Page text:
Twenty-seven years ago, the journal Library Trends published an issue highlighting trends in agricultural libraries and the information they provide. That winter 1990 issue observed that advancements in technology, the growing number of people involved in agriculture, and producers’ willingness to teach others about their industries were all contributing to a more active, collaborative system of sharing information.
Today, the most recent issue of Library Trends revisits the topic of agricultural libraries. The issue contains 11 essays that examine past efforts to provide agricultural information to the public, address current programs needed to educate students and faculty at land-grant universities, and suggest future models to further improve the work of agricultural librarians. These essays were guest edited by Sarah C. Williams and Christine D’Arpa from the University of Illinois at Urbana-Champaign.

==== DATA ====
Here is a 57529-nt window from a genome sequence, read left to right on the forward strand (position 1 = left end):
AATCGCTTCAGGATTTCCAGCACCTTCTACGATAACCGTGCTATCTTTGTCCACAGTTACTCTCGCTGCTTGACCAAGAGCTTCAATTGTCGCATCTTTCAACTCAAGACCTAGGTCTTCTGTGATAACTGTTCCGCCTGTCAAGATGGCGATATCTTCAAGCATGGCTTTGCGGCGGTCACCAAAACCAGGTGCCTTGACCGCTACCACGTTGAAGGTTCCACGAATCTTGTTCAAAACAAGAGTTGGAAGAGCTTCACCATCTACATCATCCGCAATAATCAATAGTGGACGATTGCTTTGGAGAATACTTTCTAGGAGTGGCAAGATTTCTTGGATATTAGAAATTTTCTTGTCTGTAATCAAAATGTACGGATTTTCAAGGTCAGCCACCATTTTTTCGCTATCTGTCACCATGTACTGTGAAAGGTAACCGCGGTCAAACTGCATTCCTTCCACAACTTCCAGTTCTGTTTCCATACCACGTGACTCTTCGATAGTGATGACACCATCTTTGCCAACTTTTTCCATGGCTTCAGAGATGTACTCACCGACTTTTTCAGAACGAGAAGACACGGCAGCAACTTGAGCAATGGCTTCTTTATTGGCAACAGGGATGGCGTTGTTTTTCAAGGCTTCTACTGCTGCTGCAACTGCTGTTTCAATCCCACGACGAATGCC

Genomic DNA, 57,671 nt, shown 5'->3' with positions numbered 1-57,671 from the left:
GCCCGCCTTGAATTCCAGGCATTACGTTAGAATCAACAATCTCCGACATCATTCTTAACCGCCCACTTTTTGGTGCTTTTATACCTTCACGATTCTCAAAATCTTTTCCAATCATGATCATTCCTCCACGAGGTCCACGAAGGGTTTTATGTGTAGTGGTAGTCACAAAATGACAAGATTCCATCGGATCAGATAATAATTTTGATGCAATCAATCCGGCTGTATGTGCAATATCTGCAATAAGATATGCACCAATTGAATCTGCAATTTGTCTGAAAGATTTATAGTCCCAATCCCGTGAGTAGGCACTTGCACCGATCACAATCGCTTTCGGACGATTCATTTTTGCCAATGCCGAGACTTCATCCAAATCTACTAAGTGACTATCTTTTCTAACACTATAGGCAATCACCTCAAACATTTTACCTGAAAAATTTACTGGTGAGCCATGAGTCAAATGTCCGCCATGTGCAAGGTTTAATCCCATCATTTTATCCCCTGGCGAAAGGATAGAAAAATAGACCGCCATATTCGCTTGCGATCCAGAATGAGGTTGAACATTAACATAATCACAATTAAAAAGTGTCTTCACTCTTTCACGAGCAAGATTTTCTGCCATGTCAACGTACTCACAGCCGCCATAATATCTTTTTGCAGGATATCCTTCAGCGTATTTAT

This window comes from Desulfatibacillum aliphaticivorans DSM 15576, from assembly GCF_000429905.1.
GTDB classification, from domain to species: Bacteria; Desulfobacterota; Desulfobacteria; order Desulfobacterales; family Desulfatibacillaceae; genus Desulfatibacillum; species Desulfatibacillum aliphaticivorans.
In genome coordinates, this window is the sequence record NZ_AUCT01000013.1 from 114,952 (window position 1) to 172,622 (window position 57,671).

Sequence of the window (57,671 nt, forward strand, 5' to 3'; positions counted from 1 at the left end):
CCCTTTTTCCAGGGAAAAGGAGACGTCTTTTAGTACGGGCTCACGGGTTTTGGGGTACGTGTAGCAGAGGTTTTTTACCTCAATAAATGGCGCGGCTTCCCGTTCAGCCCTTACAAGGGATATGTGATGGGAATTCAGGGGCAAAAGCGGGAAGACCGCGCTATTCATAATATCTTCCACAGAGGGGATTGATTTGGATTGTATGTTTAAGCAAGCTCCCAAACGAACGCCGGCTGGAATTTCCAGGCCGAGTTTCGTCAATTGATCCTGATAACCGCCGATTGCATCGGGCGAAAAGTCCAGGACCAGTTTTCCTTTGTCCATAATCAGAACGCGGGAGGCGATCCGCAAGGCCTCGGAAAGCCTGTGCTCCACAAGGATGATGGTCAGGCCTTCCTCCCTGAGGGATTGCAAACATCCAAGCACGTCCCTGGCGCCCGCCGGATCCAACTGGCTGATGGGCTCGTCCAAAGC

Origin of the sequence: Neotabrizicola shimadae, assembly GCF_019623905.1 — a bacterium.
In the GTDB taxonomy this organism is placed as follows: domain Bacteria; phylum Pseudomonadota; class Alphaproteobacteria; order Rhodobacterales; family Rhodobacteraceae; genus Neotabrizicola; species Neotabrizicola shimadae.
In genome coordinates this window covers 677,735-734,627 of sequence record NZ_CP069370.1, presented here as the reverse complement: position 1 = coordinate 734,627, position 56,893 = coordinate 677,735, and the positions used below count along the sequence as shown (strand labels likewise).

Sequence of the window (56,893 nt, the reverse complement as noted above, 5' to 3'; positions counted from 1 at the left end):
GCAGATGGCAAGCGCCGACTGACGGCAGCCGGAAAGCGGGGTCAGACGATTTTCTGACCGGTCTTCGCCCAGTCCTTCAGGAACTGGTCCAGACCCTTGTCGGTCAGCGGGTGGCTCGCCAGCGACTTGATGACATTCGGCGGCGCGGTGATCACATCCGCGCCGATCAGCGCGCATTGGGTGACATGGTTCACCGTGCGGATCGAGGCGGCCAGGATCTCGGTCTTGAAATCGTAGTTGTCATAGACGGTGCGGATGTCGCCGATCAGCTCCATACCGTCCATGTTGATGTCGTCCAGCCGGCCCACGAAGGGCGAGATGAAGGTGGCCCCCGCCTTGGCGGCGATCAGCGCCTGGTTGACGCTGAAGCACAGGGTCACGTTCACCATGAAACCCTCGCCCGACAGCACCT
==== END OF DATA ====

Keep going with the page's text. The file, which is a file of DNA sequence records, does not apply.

As land-grant libraries continue to develop partnerships with publishers, extension agents, the USDA, and organizations advocating for agriculture, the public will benefit through greater access to agricultural information. When more information is discovered and made available, the interested audience will grow as well, enabling more people to learn about agriculture from reputable sources.